Instead of being proud that an Arab country is hosting the World Cup for the first time in history, I cannot help but feel disappointed about these laws still existing today. 

The BBC decided not to broadcast the World Cup opening ceremony to express their opinion on the matter. While the World Cup is one of those events that should be uniting all countries together, it is creating even more prejudice and hatred towards Arabs. 

It is important to understand that not all Arab countries are the same and that no two people are the same. Even within the same family, views could differ. If we treat people as individuals and not collective entities we can start creating new narratives.

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I’m just a female dirtbag, baby

Ever since first watching the 2000 film High Fidelity in high school, I found myself relating to the record store-owning protagonist Rob, played by John Cusack. Rob was a moody, unlucky in love music snob, too in touch with his emotions and stuck in the past— embarrassingly relatable. 

So, when I heard that High Fidelity was getting a TV remake, starring the iconic Zoë Kravitz as a gender-swapped Rob (now short for Robyn), I was instantly excited. My issues with the film had always been my cognitive dissonance between relating to Cusack’s Rob, but struggling with his toxic “but I’m a nice guy” demeanour—something I found inherently masculine and obnoxious.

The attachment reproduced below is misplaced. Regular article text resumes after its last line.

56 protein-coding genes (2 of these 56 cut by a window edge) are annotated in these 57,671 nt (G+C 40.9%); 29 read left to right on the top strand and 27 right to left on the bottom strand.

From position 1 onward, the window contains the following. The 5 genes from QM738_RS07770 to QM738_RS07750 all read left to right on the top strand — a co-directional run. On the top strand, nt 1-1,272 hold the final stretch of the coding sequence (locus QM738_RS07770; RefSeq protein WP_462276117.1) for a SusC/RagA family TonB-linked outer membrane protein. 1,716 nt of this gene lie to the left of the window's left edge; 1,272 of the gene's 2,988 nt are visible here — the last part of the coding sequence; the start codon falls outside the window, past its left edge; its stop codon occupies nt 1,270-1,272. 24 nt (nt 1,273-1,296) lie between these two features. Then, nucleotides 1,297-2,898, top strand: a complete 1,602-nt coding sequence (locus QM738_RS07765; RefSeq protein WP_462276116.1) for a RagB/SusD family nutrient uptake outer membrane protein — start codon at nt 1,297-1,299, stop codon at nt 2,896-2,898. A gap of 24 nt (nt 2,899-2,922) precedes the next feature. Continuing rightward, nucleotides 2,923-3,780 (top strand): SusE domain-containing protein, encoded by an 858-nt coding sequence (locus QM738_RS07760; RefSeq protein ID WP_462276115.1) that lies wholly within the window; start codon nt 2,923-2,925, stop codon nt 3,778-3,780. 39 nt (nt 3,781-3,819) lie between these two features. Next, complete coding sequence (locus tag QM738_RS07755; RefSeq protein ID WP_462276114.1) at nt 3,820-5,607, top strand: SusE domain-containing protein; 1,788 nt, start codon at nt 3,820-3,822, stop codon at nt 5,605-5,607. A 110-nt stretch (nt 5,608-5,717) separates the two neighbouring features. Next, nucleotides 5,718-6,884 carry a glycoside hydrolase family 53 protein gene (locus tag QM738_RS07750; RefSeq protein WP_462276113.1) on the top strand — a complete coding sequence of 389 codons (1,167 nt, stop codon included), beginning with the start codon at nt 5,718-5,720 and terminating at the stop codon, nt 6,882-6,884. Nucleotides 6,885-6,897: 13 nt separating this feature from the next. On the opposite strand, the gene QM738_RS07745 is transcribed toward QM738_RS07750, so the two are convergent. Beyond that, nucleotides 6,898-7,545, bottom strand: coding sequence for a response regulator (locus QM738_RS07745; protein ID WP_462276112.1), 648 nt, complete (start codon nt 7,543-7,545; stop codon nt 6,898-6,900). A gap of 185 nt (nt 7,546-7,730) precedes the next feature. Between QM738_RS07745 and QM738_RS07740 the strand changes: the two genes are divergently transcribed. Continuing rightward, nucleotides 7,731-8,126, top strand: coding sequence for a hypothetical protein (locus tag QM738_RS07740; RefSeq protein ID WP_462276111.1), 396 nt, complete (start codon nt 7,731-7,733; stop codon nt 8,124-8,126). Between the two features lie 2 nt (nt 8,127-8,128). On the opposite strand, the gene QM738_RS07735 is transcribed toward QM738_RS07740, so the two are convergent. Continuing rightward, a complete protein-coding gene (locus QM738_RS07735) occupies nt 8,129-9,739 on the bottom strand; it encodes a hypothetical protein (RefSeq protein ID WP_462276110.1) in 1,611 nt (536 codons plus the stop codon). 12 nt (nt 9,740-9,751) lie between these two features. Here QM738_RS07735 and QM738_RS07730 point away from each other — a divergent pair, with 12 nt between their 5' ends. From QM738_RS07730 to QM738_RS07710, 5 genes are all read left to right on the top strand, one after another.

Yet, High Fidelity (both the film and the new Hulu show) is shown through Rob’s eyes, as the character often breaks the fourth wall to talk to the camera directly. So when Rob is played by the dreamy Cusack, with his puppy dog eyes, you can’t help but be pulled into his guise, no matter how much of a dirtbag he is.

Watching the Hulu adaptation made me wonder why I felt the need to relate to Rob. I realized that while there has been no shortage of “cool girls” on screen, their range was always limited. The cool girl is never the main character. She’s often a foil placed in opposition to the stereotypical uptight, prissy, feminine character due to her chillness (think the iconic Gone Girl monologue).

In Hulu’s “High Fidelity,” Rob is undoubtedly cool—Kravitz just seems to bring that to everything she does. Yet, no matter how hip she appears on the outside, Rob is still a complex character with as much agency as any male protagonist. Like Cusack before her, Kravitz takes on the role of an utter dirtbag.